Fri, Sep 22, 2006 - Page 17 News List

Buildinga tower of song

By Stephen Holden  /  NY TIMES SERVICE , NEW YORK

He's your man.


When Leonard Cohen speaks, the elevated cadences of language are strewn with poetic images so precisely articulated in a rumbling bass-baritone voice that they all but erase the distinction between his song lyrics and personal conversation. Each word is carefully chosen and pronounced with oratorical flourish. Even when his sepulchral drone isn’t bending itself around a melody, its sound is musical.

Here is one sample of his conversational style, from Lian Lunson’s wonderful documentary portrait, Leonard Cohen: I’m Your Man. Reflecting on the inspiration for his song The Traitor, he muses that it is about “failing or betraying some mission you were mandated to fulfill and being unable to fulfill it and then coming to understand that the real mandate was not to fulfill it but to stand guiltless in the predicament in which you found yourself.”

If a strain of gallows humor didn’t underlie many of Cohen’s pronouncements, such observations might sound insufferably pretentious. But he continually undercuts his own solemnity. Here is he is on his own mystique as a silver-tongued Casanova: “My reputation as a ladies’ man was a joke. It caused me to laugh bitterly the 10,000 nights I spent alone.”

Leonard Cohen: I’m Your Man combines pieces of an extended interview with this Canadian singer-songwriter, poet and author, now 71, with a tribute concert organized by Hal Willner at the Sydney Opera House in January 2005. Titled Came So Far for Beauty (after a Cohen song), the event featured performances of many of Cohen’s best-known songs by Nick Cave, Rufus Wainwright, Kate and Anna McGarrigle, Martha Wainwright and Antony (of Antony and the Johnsons), among others.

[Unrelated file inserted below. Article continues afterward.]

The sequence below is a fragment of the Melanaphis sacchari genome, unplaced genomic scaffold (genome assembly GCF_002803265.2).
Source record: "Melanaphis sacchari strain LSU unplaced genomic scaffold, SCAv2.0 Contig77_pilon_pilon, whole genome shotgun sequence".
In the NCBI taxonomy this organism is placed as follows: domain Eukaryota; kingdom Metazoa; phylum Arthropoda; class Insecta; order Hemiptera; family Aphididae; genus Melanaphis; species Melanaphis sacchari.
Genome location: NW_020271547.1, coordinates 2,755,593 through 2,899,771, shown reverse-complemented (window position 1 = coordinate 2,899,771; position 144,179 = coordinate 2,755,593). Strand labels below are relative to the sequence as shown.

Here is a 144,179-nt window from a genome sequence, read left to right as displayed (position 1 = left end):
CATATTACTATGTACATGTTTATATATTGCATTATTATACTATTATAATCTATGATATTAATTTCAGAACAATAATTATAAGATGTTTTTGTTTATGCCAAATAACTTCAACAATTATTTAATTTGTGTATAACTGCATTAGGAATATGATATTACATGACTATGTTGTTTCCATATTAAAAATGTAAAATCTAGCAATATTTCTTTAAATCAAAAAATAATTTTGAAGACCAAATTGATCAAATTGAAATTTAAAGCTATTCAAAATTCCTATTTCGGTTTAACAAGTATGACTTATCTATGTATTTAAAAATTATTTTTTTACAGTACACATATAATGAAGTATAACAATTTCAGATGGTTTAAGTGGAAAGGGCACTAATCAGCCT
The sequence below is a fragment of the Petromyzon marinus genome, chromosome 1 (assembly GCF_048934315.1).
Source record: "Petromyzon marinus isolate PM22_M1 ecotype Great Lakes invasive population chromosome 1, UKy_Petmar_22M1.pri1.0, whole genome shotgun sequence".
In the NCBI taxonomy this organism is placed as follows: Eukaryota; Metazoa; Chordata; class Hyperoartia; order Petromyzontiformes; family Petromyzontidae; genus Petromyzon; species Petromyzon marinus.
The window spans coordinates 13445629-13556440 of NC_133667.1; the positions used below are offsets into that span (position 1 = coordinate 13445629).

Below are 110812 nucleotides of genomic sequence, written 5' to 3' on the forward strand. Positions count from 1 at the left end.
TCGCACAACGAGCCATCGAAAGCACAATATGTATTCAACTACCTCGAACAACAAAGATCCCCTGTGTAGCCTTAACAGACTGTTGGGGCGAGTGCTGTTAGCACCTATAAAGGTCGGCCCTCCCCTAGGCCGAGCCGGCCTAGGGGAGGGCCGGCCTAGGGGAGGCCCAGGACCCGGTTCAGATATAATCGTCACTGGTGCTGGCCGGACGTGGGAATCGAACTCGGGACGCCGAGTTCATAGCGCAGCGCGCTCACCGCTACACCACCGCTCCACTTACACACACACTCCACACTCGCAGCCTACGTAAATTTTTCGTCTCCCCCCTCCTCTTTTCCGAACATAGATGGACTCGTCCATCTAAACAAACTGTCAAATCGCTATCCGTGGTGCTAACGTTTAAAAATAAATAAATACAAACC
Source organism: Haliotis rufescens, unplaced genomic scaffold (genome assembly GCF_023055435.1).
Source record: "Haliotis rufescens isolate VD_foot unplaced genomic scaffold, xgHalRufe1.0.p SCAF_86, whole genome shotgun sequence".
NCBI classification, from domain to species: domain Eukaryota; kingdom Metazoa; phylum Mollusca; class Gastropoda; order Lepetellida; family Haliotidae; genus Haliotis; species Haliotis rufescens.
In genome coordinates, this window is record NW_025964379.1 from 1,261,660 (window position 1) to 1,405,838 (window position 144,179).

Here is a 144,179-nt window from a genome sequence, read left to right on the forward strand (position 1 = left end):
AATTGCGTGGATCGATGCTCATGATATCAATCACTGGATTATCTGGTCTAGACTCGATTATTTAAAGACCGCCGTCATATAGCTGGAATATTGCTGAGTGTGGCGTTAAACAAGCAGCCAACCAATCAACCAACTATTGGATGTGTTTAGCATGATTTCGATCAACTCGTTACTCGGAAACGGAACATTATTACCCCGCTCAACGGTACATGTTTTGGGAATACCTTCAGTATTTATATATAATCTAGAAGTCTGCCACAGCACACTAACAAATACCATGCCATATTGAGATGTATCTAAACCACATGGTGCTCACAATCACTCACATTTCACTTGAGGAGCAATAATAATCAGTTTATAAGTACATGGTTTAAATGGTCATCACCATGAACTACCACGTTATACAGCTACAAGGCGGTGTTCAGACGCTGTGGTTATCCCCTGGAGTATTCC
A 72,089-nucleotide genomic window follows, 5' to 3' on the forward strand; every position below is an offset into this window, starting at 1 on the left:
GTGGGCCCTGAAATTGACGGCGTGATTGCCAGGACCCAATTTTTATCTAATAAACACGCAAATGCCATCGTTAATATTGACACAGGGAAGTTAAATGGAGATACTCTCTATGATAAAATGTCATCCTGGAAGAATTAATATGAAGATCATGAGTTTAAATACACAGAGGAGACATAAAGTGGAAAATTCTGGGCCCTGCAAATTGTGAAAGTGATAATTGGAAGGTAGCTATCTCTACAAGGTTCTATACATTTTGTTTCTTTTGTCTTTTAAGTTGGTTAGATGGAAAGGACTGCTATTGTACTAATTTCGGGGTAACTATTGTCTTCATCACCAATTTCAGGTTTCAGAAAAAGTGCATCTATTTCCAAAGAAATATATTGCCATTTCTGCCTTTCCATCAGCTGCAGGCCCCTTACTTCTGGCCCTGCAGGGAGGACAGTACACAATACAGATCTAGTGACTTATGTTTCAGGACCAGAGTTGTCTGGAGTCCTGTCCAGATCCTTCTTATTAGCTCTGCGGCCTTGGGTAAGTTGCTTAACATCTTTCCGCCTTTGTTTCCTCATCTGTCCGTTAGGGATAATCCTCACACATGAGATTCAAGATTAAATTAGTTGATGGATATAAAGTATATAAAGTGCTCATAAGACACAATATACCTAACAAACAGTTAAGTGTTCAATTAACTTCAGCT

Film Notes

Leonard Cohen: I'm Your Man

Directed by: Lian Lunson

Music by: Leonard Cohen

Performed: by Nick Cave, Kate and Anna McGarrigle, Rufus Wainwright, Martha Wainwright, Antony, Linda Thompson, the Handsome Family, Beth Orton, Teddy Thompson, Jarvis Cocker, Perla Batalla, Julie Christensen, Joan Wasser, U2

Running time: 104 minutes.

Taiwan release: Today

Some of the performers offer pungent personal comments. Cave recalls discovering Cohen’s Songs of Love and Hate album while living in a remote Australian town and suddenly “feeling like the coolest person in the world because it separated me from everyone and everything I detested.”

Bono and Edge from U2, who did not participate in the Sydney event, offer extravagant tributes and near the end of the film are shown accompanying Cohen in a New York club performance of Tower of Song. Edge likens him to “the man coming down from the mountaintop with tablets of stone having been up there talking to the angels.”

Bono observes, “As dark as he gets, you still sense that beauty is truth.”

Wainwright, who performs more songs than any other guest, sings Everybody Knows, Chelsea Hotel No. 2 (Cohen’s self-deprecating and indiscreet reminiscence of a sexual encounter with Janis Joplin), and Hallelujah (the Cohen song Wainwright and Jeff Buckley have made something of a downtown standard).

Two of the other more memorable performances come from Antony, who cries out If It Be Your Will in an eerie, shivering falsetto, and Teddy Thompson (son of Richard and Linda), who stamps the more obscure Cohen song Tonight Will Be Fine with the concert’s most intense vocal.

Reflecting on his life and work, Cohen recalls first encountering poetry in the Jewish liturgy at a synagogue. Some of his more recent recollections are of a purgative sojourn in a Zen monastery during the 1990’s on Mount Baldy, where he studied with a Japanese Zen master.

But a Zen-like austerity has always been present in his writing. A Zen spirit also informs his modest self-assessment of his life’s work.

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